Lori's Blog

This is What's Wrong with Your Testimonials

customer success storytelling
sleeping puppy

“Everyone is so happy with the completion of our big project implementation. Sure, there were a few problems to troubleshoot along the way, but your team stuck with it and performed brilliantly. We now have a system that is operating at capacity and is creating the real time results that we need to meet our goals.”

Zzzzzz…. Is it over?

This client quote could be just about any business in any industry. I made this one up but amazingly enough, this is the type of text that many companies are publishing for testimonials.

The truth is that testimonials like this are a waste of time because they don’t do anything to help the buyer in their decision-making process. Need I mention that they are so boring that your readers might not make it to the end of the first sentence?

The Problem with Your Testimonials

The problem with many testimonials is that they are too generic. The reason they are too generic is that your clients don’t automatically associate the results of your work with the way that you are solving their problems.

Don’t get me wrong, unsolicited comments that come in from clients expressing gratitude and praise are wonderful and should be shared. It’s just that if you want to use what your clients say to influence behavior, you might have to help them connect your solution how you made life better for them.

Your Client Stories Are Waiting to Be Told

Sometimes without even asking, your clients want to say nice things to you. This is a signal that there is a deeper story waiting to be told. Ask them to have a conversation about their experience. People are more open to doing this than you might realize, and they are actually flattered that you want to know more.

When the interview process is truly more of a conversation than a question and answer session, you can expect to learn something that you didn’t think to ask as you guide the interview down the roads that seem the most interesting.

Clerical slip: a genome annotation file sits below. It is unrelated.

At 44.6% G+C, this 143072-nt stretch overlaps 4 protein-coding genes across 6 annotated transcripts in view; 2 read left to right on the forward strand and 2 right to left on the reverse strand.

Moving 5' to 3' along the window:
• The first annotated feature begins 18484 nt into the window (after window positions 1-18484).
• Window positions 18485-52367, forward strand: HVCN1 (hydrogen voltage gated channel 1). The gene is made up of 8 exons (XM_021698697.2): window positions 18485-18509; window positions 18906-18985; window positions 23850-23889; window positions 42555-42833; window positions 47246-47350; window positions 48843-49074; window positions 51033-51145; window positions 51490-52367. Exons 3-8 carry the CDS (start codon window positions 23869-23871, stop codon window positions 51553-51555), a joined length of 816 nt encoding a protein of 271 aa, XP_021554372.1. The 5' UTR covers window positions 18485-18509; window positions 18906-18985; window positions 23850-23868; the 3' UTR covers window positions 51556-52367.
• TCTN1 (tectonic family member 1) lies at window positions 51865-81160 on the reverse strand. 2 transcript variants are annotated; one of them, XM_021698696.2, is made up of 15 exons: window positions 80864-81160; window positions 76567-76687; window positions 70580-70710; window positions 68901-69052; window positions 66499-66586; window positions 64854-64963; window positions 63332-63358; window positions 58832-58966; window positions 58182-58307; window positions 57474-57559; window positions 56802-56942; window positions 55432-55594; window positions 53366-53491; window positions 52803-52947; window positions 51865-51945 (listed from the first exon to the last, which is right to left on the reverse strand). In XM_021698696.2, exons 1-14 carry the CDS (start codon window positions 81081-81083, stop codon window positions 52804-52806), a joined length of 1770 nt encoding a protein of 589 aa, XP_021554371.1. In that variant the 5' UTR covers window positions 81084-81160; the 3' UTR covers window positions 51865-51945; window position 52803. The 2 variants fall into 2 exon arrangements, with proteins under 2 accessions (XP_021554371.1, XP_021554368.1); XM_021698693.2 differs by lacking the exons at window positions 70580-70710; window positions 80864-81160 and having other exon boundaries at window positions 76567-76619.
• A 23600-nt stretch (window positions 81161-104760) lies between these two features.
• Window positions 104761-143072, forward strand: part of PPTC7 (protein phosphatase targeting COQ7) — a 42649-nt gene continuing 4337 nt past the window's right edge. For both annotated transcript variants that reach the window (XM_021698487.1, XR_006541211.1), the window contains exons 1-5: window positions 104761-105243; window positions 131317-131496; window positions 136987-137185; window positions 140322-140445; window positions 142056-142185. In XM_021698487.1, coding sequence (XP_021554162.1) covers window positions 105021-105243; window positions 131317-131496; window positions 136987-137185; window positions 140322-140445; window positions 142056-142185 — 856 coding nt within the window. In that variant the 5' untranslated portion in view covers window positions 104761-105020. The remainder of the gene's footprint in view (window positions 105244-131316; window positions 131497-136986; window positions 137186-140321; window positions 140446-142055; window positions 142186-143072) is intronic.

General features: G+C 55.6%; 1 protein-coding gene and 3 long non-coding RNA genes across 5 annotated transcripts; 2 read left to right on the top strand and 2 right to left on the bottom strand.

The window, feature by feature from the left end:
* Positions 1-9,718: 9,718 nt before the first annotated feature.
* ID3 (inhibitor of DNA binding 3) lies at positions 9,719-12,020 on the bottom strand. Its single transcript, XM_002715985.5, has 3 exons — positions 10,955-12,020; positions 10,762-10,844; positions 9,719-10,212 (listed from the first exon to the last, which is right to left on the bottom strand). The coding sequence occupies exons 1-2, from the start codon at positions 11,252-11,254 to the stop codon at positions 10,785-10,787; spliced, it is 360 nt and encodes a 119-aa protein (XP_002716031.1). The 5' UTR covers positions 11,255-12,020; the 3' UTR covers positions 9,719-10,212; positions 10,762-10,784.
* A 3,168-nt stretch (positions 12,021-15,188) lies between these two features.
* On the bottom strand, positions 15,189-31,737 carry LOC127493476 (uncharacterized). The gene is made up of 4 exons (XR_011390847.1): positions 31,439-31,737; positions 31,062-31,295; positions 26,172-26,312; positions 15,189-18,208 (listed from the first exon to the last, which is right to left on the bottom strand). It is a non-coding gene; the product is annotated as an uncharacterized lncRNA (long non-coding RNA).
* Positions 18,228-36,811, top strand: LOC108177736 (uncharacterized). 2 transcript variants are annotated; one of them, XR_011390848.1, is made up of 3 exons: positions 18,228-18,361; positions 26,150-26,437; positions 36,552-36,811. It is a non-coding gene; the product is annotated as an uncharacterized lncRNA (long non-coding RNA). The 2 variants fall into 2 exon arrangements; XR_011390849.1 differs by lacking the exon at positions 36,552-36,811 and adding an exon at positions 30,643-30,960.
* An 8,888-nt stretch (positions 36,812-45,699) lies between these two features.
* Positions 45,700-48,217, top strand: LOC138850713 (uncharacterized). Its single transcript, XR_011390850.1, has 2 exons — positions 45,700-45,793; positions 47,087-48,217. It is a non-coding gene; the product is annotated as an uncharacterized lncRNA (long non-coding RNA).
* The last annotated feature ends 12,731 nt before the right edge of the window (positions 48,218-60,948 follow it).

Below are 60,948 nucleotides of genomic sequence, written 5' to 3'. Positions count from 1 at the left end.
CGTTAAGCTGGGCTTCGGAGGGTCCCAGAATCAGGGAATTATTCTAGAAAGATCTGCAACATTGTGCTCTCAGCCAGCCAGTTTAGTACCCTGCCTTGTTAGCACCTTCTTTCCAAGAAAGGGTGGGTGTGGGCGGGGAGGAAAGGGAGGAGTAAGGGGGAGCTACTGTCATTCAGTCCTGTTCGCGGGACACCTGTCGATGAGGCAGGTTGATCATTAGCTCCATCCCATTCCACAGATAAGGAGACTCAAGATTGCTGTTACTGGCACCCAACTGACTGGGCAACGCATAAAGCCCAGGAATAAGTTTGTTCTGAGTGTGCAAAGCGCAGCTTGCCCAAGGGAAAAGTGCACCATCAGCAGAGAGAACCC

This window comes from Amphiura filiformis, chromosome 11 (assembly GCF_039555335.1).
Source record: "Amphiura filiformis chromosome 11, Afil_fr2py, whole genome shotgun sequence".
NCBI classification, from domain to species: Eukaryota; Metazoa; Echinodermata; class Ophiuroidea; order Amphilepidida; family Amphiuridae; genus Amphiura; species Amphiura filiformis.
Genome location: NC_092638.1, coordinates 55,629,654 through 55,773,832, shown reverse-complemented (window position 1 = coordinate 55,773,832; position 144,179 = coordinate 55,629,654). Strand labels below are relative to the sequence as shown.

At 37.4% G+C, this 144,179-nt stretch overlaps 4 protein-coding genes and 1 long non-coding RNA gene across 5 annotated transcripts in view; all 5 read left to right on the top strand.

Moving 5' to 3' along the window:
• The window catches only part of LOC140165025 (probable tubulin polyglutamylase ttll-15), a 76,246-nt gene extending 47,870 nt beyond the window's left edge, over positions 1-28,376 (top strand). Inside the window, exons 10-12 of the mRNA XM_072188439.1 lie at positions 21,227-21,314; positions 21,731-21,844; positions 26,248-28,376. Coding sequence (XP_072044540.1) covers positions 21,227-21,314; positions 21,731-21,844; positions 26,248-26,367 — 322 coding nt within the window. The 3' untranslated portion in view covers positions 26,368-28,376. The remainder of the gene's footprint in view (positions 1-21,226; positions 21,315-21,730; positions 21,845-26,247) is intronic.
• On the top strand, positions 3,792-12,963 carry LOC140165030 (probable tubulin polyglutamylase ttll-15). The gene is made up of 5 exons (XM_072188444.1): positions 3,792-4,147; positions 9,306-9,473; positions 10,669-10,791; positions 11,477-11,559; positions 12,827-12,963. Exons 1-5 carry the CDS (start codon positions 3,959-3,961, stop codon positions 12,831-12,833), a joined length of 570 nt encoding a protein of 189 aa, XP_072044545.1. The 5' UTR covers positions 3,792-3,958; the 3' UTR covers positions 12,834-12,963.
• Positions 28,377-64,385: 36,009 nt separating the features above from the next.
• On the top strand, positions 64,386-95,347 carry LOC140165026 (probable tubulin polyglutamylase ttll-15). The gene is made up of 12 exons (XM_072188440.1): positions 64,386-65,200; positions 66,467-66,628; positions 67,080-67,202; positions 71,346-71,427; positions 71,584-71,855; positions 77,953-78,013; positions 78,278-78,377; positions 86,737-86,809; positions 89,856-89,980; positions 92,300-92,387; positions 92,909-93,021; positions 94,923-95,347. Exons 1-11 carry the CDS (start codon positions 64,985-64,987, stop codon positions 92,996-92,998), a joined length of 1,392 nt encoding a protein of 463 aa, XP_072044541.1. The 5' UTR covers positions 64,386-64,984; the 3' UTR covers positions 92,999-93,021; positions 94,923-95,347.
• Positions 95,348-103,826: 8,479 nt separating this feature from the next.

Open-ended conversations allow you to uncover not just the external problem that was disturbing your client’s universe but the way that they felt and the outcome that they envisioned.

This is the type of story that takes the reader up and over the dramatic arc. The dramatic arc is a universal story structure that leads to an empathetic response in the reader. Empathy is what connects people, nurtures trust and influences their decisions.

Take Testimonials from Your Client Stories

After you have written your client success story, pull out some comments for testimonials. The idea here is to assist your client in reorganizing their thoughts. You can put different thoughts together in different ways and present them to the client for approval.

I have had some people change what I wrote but they did that because they changed their mind about what they wanted to say, not because what I wrote wasn’t accurate.

Write the testimonials so that they link your solution to their problem and now your clients are talking for you with language that will be much more personal, more powerful, and definitely not generic.

Do share those unsolicited comments internally with your team as they come in. You never know when someone might need a pick me up!

Get Started

​I can help you write the client stories and testimonials. Contact me to start a conversation.

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